Law: There's no right to a reputation

Should public figures be protected from press scrutiny? Are politicians fair game for the media in their capacity as watchdogs? Whose interest is being served in the UK's libel courts? By Amber Melville-Brown and Jonathan Ames
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The Independent Culture
As a phalanx of defamation lawyers represents Neil Hamilton and Mohamed Al Fayed in what promises to be a great court clash, London's reputation as the libel capital of the world seems to be assured.

Indeed, its position has been enhanced by the recent House of Lords judgment in what defamation specialists are describing as the most important case for years. When Albert Reynolds - the former Irish Taoiseach - first issued proceedings against The Sunday Times some five years ago, he probably had little idea that the action would end up in Britain's highest court and have all the libel community chattering. Mr Reynolds had taken offence at a report which suggested he had misled the Dail, the Irish parliament, and his lawyers undoubtedly advised him of the strict libel laws in the UK. Bang came a writ.

By the time the case reached the Lords, however, the Government had moved to incorporate the European Convention on Human Rights into UK law in the Human Rights Act of 1998. This proved crucial as the convention highlights the dual rights of freedom of expression - and, by extension, freedom of the press - and the right to reputation. As the Lords sat down to consider the Reynolds case, this balancing act was crying out for clarification. Even though the Human Rights Act is not expected to be implemented until October next year, the Lords would have been reluctant to view the Reynolds case without actually addressing those potentially conflicting rights.

What The Sunday Times - and by proxy, newspaper editors around the country - hoped to establish was something akin to the public-figure defence that exists in the US and to a similar extent in New Zealand. Essentially, that defence prevents editors and journalists from being successfully sued for libel by politicians, where they are attacked in their capacity as public figures, as long as the statement by the newspaper or broadcast outlet was "published" in good faith and without malice - even if, ultimately, it proved to be inaccurate or blatantly wrong.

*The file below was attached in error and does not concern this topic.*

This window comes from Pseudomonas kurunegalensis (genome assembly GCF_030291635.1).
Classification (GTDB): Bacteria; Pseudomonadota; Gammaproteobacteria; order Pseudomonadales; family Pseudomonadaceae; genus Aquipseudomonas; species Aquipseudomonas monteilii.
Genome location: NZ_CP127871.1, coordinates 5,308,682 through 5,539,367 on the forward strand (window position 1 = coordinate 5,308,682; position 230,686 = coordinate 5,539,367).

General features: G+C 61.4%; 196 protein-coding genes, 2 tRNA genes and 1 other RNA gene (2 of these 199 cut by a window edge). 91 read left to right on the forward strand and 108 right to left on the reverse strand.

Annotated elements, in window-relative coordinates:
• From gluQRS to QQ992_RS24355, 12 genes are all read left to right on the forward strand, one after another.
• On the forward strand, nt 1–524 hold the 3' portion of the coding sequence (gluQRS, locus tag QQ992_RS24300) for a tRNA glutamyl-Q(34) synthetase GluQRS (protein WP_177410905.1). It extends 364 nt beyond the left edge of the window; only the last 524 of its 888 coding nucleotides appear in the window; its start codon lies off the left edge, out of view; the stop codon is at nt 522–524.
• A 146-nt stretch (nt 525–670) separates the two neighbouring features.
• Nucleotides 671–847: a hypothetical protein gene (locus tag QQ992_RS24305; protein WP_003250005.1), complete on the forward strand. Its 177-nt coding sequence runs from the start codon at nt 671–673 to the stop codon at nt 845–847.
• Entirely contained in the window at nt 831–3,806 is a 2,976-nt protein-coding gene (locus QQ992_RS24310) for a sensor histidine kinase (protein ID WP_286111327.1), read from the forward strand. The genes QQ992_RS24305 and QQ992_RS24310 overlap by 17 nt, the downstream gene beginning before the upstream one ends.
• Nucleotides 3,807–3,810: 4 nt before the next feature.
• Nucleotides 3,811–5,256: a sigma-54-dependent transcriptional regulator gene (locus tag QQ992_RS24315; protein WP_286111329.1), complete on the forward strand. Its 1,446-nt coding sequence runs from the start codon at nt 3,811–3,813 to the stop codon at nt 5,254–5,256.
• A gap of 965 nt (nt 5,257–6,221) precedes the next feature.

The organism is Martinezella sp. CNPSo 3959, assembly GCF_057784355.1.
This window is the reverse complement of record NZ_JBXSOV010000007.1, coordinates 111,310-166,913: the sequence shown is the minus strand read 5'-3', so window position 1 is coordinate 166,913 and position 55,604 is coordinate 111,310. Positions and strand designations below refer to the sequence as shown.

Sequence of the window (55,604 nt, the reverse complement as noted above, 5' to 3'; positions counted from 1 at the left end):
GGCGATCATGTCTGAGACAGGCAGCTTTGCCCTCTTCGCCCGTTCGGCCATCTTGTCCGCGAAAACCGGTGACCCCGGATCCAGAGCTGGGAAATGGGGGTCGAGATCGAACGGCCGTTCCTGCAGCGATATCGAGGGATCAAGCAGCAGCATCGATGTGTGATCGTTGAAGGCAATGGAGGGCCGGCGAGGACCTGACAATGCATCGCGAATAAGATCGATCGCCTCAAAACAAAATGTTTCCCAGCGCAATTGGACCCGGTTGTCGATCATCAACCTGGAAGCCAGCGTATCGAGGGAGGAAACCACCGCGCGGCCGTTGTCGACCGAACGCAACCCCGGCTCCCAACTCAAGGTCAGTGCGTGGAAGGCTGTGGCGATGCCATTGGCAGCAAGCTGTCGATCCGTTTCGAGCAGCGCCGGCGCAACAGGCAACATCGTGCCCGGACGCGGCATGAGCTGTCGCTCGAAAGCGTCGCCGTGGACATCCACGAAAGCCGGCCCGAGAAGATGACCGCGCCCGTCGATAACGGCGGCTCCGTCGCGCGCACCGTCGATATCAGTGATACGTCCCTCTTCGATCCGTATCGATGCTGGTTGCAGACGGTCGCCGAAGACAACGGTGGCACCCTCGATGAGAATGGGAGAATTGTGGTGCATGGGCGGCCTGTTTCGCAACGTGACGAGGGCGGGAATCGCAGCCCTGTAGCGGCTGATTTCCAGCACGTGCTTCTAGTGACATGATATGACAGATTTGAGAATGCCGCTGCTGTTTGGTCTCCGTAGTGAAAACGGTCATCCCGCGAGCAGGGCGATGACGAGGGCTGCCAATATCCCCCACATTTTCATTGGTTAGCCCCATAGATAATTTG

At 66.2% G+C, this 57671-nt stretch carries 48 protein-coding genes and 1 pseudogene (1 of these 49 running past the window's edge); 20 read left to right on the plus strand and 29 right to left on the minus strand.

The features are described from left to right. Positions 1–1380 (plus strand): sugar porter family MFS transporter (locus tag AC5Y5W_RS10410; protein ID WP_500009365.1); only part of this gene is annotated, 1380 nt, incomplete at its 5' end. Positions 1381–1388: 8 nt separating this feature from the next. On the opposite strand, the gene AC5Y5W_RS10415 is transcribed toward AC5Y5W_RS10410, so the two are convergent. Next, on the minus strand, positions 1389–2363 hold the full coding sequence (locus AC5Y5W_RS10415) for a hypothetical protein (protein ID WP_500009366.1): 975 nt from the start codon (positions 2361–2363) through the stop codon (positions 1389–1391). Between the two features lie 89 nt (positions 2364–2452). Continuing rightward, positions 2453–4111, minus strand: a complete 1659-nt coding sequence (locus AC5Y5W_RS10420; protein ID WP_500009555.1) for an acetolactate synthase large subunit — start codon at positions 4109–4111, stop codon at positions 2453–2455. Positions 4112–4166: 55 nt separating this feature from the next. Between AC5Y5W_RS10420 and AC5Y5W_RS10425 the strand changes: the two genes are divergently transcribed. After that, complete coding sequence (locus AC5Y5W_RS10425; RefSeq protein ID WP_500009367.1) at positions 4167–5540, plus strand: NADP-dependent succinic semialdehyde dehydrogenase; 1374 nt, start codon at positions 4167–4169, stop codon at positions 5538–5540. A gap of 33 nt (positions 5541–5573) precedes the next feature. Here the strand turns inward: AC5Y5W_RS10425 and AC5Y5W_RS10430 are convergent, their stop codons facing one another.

That position contrasts sharply with the current state of UK libel law. In Britain, our defence of qualified privilege depends on a "duty-interest test". What that means in practice is that there must be a duty on the part of the maker of the statement to impart the information, and a corresponding interest on the part of the recipient in receiving it. Circumstances where this defence could typically be used include an employer's references or a complaint about a doctor to the General Medical Council.

It has not generally been used successfully by the media in defending libel actions against public figures. The Sunday Times' lawyers hoped to establish with the Reynolds case a generic qualified privilege defence relating to the publication of "political speech". That would have covered "information, opinion and arguments concerning government and political matters that affect the people of the UK".

What the Lords produced has been viewed by some as a fudge. They ruled against The Sunday Times in as much as the Lords refused to endorse a separate category of political speech in defamation proceedings. But in giving their reasons, they gave strong backing to the concept of freedom of expression, perhaps even suggesting that, in future, courts should no longer give unflinching support to reputation over the right of the media to publish.

The irony is that the lawyers acting for The Sunday Times walked away from the House of Lords ruling with a jauntier step than the journalists. Its editor, John Witherow, says the paper was disappointed with the result. "The question is: have we in practice taken the position of qualified privilege much further? I don't think we have. We are more or less stuck with the same position of having to meet a reasonableness test. We wanted to get closer to the New Zealand or US situations regarding public figures, where we can write what we believe is right - even if it is wrong - as long as there was no malice.